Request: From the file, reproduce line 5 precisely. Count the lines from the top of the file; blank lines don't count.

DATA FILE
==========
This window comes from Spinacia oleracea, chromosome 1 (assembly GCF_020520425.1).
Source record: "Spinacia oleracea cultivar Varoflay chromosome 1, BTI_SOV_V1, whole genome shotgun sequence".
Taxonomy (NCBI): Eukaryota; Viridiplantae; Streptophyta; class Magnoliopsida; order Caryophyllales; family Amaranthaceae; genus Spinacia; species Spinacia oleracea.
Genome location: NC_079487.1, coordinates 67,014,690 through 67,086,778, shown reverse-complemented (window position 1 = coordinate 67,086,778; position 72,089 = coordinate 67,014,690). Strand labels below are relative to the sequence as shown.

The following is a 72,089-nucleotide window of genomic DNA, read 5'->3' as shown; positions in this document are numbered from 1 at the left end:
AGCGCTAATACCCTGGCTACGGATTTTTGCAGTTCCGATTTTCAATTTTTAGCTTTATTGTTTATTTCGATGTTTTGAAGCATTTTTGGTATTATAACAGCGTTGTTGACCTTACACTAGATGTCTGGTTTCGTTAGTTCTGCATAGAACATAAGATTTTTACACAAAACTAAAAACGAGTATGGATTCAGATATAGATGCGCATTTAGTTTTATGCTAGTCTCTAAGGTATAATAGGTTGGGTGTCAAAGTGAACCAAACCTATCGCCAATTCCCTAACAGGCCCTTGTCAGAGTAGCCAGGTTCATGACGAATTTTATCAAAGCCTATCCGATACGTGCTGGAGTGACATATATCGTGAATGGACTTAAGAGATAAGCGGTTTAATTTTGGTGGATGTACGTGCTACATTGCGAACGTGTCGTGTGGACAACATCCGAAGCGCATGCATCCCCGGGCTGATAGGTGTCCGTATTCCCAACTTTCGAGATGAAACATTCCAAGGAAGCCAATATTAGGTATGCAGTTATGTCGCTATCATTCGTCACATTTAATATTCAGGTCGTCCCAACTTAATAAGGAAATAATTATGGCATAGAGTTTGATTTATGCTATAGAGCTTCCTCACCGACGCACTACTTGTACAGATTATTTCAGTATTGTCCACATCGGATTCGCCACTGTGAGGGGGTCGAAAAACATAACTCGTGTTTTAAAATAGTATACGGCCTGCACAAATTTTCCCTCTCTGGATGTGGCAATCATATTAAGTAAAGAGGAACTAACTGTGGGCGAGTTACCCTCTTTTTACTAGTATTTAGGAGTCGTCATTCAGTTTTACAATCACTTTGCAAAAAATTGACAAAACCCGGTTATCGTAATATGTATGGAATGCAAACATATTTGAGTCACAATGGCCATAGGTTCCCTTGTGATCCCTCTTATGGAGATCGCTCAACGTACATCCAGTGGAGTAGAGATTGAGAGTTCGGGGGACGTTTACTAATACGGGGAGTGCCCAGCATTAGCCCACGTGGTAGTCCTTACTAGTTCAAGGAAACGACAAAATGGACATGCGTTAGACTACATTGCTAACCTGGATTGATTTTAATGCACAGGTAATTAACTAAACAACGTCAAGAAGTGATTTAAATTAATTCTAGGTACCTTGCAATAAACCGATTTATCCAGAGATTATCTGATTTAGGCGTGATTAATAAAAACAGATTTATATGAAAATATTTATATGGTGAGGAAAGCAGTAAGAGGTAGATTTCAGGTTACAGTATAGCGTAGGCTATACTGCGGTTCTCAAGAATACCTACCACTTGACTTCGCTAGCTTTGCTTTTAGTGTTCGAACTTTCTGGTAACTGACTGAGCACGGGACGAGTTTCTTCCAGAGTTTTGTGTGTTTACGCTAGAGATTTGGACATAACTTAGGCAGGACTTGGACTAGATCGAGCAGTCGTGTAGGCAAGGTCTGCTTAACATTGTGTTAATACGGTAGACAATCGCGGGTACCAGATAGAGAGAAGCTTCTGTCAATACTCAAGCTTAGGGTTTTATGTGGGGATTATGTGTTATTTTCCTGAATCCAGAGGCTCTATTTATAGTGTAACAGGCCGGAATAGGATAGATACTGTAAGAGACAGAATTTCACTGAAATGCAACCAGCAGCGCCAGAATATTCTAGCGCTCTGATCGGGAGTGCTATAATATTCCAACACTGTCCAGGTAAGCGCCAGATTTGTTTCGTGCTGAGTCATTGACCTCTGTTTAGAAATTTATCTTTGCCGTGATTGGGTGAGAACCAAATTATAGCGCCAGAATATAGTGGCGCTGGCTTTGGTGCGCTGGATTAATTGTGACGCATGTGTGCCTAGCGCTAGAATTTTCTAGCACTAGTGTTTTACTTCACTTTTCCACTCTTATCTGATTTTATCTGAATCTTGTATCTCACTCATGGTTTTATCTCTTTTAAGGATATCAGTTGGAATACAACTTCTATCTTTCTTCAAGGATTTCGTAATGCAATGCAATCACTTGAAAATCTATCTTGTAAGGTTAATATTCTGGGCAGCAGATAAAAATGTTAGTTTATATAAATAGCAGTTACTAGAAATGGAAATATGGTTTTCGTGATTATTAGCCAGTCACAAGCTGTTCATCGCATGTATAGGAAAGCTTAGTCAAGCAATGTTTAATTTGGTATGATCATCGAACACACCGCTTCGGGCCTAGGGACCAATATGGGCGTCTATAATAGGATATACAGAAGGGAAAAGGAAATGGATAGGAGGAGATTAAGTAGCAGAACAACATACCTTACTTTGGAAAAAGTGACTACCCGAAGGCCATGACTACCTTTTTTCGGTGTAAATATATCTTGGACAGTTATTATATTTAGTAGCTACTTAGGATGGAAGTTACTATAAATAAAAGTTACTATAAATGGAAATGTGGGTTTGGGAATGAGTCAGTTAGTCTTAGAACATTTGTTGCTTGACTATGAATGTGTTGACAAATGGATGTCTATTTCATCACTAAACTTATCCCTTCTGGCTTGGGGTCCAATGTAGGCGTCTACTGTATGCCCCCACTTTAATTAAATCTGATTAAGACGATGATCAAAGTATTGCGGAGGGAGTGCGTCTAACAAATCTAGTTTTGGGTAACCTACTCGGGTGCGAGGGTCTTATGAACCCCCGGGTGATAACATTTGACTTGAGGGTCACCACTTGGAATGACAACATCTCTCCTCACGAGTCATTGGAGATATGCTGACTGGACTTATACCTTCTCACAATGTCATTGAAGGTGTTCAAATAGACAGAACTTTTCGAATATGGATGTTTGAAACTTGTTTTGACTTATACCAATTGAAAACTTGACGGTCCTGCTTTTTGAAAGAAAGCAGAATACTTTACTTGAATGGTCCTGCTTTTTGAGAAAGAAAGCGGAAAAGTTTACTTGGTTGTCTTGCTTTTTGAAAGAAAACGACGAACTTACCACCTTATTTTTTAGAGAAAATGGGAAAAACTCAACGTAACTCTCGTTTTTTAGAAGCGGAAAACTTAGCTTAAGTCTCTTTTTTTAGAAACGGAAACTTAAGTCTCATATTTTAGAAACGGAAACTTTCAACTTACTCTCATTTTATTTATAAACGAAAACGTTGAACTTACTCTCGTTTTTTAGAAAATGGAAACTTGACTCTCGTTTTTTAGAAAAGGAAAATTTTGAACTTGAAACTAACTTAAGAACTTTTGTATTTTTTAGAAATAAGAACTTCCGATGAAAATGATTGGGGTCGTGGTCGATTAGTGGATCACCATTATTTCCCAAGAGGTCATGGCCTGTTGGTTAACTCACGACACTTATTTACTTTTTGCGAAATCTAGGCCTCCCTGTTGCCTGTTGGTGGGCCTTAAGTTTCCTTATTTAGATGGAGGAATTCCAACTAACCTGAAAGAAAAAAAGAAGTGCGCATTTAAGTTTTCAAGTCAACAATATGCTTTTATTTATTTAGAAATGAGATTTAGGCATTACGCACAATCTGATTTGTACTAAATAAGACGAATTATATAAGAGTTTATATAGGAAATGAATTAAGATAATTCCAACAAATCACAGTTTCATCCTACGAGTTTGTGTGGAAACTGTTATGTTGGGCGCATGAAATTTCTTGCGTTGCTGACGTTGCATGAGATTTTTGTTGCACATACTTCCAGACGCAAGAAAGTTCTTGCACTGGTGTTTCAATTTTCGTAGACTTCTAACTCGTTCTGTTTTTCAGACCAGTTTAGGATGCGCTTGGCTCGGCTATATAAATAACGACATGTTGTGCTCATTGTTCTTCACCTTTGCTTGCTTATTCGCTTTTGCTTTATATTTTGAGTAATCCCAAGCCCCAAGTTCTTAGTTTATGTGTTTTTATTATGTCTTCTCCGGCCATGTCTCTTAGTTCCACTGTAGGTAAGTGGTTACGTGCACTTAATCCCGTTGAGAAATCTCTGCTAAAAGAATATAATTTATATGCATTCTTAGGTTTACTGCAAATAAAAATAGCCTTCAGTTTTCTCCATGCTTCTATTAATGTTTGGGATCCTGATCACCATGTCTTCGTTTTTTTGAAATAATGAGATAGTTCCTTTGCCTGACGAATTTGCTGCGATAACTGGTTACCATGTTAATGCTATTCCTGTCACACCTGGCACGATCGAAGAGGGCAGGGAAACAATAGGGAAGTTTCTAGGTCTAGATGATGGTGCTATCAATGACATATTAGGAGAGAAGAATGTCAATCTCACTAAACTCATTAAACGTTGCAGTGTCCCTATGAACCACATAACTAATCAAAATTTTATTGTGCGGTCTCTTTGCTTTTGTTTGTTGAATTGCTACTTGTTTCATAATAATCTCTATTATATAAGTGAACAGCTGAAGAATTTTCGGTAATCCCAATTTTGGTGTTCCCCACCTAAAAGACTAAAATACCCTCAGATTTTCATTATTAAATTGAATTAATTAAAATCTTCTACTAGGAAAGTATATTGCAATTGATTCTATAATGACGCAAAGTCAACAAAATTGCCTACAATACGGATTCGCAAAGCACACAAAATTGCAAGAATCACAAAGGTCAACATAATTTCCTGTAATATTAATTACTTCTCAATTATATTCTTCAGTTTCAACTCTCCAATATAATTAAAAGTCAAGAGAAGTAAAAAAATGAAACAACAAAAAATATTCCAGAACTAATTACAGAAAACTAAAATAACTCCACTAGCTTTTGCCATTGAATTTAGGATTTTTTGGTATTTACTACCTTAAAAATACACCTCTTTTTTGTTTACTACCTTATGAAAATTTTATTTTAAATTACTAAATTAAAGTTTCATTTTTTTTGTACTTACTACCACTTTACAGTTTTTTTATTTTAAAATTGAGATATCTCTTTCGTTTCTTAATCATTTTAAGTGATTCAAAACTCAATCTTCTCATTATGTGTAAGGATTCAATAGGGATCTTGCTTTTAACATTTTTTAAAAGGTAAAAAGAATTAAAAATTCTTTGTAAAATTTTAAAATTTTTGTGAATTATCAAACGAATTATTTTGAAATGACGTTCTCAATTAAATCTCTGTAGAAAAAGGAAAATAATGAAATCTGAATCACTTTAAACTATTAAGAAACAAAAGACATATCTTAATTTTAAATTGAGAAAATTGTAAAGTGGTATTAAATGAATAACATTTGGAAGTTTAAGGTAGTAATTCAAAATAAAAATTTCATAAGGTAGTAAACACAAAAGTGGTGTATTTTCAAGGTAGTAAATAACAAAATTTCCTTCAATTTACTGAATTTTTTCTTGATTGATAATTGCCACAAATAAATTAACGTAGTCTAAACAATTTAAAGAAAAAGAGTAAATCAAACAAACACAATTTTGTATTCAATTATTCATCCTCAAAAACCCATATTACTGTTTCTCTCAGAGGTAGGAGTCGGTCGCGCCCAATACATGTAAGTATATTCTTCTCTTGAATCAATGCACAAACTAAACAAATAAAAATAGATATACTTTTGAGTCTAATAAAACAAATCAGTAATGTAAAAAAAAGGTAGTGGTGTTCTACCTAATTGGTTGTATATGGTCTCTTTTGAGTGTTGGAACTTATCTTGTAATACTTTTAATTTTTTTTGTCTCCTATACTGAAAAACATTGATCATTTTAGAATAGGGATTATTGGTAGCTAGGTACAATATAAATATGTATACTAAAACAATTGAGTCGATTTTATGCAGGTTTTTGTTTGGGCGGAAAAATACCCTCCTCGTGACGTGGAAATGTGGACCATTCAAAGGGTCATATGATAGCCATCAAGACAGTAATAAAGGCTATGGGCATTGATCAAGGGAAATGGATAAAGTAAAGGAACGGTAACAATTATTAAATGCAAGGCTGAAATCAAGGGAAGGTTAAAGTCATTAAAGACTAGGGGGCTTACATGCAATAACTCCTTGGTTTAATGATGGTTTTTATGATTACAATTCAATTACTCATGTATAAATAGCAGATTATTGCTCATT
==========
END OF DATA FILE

The following is a 72,089-nucleotide window of genomic DNA, read 5'->3' as shown; positions in this document are numbered from 1 at the left end: